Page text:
M.Sc. Kyle Schwartz (Senior Research Engineer)

Mr. Schwartz received his Bachelor’s degree in Mechanical Engineering from Virginia Tech in 2005 after performing three semesters and an internship of undergraduate research in the acoustics field. Mr. Schwartz obtained his Master’s degree in the Vibration and Acoustics Lab (VAL) in the Mechanical Engineering Department at Virginia Tech in 2006. His Master’s work focused on the acoustic characterization of noise emitted from pneumatic percussion tools. His research has made it possible to create a methodology to determine noise sources from pneumatic tools. Measurements performed for his thesis project include acoustic sound power measurements and hot wire anemometer tests.

Mr. Schwartz began working for AVEC in 2006 as the primary acoustic engineer on a project to reduce noise of the ducted fan Class I UAV for the Army (Future Combat Systems / Brigade combat team Modernization). Mr. Schwartz was in charge of designing and performing acoustic experiments which included noise measurements of individual sub-components (e.g. ducted fan) and complete prototypes. He has also performed multiple detectability analyses at different stages of the vehicle design. Mr. Schwartz also performed vibration measurements. As part of this project, Mr. Schwartz developed a muffler design tool which is used to achieve low noise emissions as well as maintaining the appropriate engine backpressure. Project completed 2011.

Mr. Schwartz is also experienced in project management as the principal investigator for the Acoustic Health Monitoring System for Rotating Machinery (Air Force SBIR Phase II). This project used phased array technology to determine the health of large compressors and electric motors. Vibration measurements and large scale acoustic measurements were major elements of this project. Project completed 2009.

Mr. Schwartz was also the principal investigator for a Phase I SBIR (NIH/CDC) on the Quieting of a Continuous Miner Scrubber Fan. For this project, a coal dust scrubber fan was redesigned to reduce noise by up to 20 dB. Phase I completed 2013. Phase II is pending.

More recently, Mr. Schwartz has been the primary engineer on various projects whose main goal is to design low noise propellers for both tractor and pusher configurations. Mr. Schwartz participated in developing noise prediction tools and streamlining the design process with partners on the project (Techsburg). Mr. Schwartz also participated in the development of a noise prediction tool that predicts the interaction noise of a pusher propeller (downstream of the wing/fuselage) – a common configuration in today’s UAVs. Mr. Schwartz was also in charge of acoustic tests in the anechoic test section at the VT stability wind tunnel. Propeller measurements included a 63 element microphone phased array and a 60 element grid array. Propellers designed for these projects have been manufactured and flown, and have been measured/verified to produce lower noise than the replaced baseline propeller. Multiple projects from 2010 through present.

Other projects and measurements which Mr. Schwartz has contributed include: the measurement of noise created by flow distortion of a serpentine inlet (Air Force Phase II SBIR, ongoing), ducted fan propulsor design and measurement, muffler design and engine exhaust noise measurement, the design and manufacture of a 117 element microphone phased array including the design of signal conditioning and filter PCBs.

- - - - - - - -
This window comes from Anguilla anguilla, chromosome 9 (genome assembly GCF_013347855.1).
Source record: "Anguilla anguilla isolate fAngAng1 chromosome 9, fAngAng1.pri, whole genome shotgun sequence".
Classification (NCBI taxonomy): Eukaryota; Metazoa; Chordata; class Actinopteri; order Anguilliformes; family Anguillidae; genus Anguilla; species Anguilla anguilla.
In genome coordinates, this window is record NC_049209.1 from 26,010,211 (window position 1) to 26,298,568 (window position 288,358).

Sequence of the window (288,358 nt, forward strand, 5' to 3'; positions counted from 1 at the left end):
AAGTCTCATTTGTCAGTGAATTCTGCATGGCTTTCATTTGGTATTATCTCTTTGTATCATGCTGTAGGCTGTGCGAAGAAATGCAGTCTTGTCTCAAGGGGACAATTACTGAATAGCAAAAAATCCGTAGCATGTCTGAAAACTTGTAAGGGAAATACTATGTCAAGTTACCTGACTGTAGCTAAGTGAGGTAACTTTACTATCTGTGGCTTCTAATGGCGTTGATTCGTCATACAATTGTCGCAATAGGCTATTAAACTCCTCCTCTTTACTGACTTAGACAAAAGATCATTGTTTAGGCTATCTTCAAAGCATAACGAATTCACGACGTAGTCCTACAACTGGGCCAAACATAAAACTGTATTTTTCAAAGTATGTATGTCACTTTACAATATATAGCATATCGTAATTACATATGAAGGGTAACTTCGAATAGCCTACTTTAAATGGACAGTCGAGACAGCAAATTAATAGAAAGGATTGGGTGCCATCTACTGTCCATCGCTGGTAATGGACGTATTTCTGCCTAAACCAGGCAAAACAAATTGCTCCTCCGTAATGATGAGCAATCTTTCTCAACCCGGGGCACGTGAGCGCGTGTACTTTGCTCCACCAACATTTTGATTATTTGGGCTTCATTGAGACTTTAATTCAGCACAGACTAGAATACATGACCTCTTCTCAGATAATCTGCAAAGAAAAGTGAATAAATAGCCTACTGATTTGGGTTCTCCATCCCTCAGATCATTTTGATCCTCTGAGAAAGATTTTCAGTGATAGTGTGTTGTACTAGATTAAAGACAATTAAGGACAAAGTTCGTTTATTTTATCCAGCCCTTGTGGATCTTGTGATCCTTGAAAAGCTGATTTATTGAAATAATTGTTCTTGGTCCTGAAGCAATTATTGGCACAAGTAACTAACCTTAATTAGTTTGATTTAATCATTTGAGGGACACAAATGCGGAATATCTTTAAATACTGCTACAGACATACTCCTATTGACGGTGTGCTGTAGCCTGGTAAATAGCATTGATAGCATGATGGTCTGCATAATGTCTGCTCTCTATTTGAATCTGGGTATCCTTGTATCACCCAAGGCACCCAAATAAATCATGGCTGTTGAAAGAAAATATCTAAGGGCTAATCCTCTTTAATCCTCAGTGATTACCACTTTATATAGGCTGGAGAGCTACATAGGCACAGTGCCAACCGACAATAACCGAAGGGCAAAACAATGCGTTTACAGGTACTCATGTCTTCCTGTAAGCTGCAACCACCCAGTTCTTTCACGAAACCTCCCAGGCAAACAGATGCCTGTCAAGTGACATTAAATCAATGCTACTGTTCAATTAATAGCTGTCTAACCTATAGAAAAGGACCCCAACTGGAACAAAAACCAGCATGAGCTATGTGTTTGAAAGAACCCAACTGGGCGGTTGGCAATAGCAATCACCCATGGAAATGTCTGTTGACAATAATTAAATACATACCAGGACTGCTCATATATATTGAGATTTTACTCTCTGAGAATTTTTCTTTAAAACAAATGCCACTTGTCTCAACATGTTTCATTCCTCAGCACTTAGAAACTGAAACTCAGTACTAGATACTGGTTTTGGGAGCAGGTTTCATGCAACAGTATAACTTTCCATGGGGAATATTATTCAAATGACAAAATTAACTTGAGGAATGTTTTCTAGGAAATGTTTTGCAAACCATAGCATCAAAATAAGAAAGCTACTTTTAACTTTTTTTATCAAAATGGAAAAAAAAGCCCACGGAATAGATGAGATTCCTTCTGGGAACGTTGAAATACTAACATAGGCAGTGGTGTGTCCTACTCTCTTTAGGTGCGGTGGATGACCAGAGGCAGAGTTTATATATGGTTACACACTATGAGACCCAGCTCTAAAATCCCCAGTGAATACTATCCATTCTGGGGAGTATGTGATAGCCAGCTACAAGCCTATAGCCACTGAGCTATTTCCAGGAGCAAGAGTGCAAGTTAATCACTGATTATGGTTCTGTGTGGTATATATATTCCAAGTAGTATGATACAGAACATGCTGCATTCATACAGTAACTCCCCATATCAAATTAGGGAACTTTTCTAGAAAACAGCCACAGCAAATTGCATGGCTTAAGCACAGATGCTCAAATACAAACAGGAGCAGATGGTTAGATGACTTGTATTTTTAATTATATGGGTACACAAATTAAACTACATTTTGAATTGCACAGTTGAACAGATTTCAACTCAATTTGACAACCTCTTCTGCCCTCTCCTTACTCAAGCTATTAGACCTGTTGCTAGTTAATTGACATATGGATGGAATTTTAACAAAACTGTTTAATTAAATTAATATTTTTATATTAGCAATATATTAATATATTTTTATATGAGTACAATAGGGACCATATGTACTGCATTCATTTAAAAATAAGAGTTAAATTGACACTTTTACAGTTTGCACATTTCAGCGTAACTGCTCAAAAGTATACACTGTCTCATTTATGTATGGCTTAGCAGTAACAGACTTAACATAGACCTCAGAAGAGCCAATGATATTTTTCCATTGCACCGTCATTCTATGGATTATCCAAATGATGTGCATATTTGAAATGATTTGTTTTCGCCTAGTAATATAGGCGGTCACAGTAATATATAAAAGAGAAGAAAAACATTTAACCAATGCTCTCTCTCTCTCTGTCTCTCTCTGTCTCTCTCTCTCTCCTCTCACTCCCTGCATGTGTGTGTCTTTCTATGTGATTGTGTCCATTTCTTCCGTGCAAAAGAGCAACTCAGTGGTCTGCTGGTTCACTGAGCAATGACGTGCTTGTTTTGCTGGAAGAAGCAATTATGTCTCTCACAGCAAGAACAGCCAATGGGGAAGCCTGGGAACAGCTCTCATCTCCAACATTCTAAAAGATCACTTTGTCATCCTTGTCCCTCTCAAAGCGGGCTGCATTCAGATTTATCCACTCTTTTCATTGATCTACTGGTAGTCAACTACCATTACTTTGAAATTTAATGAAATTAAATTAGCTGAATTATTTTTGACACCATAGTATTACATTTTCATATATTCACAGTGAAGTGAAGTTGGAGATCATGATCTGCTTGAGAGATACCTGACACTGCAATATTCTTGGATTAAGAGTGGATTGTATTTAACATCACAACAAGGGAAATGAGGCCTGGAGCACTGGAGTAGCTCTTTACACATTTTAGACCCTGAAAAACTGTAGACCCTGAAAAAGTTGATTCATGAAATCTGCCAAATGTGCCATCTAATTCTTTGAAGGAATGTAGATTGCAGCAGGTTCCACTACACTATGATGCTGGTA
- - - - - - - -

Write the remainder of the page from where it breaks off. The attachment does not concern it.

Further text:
• MSc, 2006. Mechanical Engineering Department, Virginia Tech.
  • BS, 2005. Mechanical Engineering Department, Virginia Tech.


  • 2015 - Present, Senior Research Engineer, AVEC Inc.
  • 2013 - 2015, Research Engineer, AVEC Inc.
  • 2006 - 2013, Project Engineer, AVEC Inc.
    • Detectability analysis
    • Modulated rotor analysis
    • Rotor-stator-strut noise analysis
    • Sound power and directivity measurements
    • Spectral analysis
    • Acoustic and vibration measurements of a tethered UAV
    • Acoustic measurements in reverberant and free-field environments
    • Propeller design for low noise (tractor or pusher configurations)
    • Engine exhaust noise measurements
    • Muffler design
  • 2005 – 2006, Graduate Research Assistant at Virginia Tech. Thesis topic: “Acoustic characterization of pneumatic percussion tools.”
  • 2003 – 2005, Undergraduate Research Assistant at Virginia Tech. Research on:
    • Experimental investigation of Drain pipe noise
    • Material characterization of current Dupont Materials
    • Natural Hearing Restoration for Encapsulating Helmets
    • Flow Control and Vibration Isolation for Integrated Motor Propulsor
  • 2004, Internship at Virginia Tech (Vibration and Acoustics Laboratory). Research on “Flow Control of Vibration Isolation for Integrated Motor Propulsor.”

Selected Publications:

  • K. Schwartz, H. E. Camargo, P.A. Ravetta, D. Yantek, and R. Randolph, “Noise Source Identification on a Stageloader System,” Proceedings of NoiseCon 2013, Denver, Colorado, August 28, 2013.
  • P. A. Ravetta, K. W. Schwartz, and R. A. Burdisso “Noise Source Identification on Rotating Machinery: A Novel Health Monitoring Approach Using Acoustic Phased Arrays,” Proceedings of INTERNOISE 2009, Ottawa, Canada, August 23-26, 2009.
  • Rahul Kadam, Kyle Schwartz, Marty Johnson, Ricardo Burdisso, “Computational simulation of a Pneumatic Chipping Hammer”, Hand/Arm Conference, Morgantown, WV (June, 2006).